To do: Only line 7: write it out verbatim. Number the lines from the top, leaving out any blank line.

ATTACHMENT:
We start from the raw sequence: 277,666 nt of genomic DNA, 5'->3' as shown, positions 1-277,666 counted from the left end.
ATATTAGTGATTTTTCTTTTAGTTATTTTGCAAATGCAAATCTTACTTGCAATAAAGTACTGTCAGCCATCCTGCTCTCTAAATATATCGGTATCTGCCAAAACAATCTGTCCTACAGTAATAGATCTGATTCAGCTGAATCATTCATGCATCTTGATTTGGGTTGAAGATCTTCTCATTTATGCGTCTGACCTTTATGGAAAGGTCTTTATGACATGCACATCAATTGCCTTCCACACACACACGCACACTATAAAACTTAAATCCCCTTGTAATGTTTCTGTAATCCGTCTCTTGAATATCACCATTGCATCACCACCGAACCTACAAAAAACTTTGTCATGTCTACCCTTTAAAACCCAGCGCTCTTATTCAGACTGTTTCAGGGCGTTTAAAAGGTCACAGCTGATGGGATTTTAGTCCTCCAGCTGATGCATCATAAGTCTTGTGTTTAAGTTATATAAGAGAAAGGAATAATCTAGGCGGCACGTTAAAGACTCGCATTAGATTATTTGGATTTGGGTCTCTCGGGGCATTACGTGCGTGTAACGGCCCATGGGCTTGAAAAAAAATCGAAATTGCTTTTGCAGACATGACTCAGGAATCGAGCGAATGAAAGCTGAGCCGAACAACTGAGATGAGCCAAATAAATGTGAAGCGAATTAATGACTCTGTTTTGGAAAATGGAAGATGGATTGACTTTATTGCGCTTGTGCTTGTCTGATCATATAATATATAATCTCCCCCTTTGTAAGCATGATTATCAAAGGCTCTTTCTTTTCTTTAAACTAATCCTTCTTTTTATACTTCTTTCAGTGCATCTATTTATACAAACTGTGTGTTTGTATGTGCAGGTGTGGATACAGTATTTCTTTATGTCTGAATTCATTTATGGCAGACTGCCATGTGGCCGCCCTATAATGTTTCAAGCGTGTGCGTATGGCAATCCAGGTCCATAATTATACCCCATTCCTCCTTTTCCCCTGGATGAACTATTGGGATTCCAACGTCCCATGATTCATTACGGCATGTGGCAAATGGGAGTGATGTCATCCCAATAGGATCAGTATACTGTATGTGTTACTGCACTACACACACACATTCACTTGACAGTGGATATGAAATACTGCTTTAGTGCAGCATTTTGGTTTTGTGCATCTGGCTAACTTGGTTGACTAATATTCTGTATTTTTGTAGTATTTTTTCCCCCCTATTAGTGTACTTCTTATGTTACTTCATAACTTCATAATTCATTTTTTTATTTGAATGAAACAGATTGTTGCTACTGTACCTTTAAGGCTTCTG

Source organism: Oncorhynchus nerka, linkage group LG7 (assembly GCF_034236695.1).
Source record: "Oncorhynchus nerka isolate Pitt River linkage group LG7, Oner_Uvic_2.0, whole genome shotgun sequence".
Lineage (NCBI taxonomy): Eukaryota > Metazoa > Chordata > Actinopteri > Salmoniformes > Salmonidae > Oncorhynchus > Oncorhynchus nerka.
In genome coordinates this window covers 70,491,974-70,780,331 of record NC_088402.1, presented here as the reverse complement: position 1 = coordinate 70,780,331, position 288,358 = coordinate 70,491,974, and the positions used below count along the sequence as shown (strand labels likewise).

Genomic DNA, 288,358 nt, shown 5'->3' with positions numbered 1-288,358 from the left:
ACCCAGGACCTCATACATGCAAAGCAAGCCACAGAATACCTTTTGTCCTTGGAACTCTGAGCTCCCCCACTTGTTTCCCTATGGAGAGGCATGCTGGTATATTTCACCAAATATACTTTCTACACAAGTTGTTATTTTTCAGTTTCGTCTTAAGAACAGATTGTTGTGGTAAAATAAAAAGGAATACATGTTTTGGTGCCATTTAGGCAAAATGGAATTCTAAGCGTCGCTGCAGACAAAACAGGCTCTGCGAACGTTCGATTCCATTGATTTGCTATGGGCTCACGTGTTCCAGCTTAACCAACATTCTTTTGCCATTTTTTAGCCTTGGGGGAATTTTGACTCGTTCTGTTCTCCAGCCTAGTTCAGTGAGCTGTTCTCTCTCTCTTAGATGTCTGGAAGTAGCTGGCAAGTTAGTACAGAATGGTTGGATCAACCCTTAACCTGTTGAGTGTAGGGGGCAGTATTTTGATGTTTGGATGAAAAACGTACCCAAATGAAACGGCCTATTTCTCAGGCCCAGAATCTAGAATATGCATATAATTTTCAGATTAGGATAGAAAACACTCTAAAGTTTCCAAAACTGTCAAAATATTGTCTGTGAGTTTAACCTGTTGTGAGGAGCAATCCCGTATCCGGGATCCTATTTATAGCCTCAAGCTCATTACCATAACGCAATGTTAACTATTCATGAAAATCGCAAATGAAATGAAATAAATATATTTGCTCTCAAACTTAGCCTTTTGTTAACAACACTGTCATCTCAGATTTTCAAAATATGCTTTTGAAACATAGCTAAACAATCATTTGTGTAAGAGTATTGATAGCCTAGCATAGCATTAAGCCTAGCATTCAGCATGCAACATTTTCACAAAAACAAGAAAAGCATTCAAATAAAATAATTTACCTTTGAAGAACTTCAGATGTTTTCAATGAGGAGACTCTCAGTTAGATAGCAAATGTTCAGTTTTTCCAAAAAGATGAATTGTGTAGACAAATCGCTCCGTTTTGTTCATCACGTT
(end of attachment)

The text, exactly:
Genomic DNA, 288,358 nt, shown 5'->3' with positions numbered 1-288,358 from the left: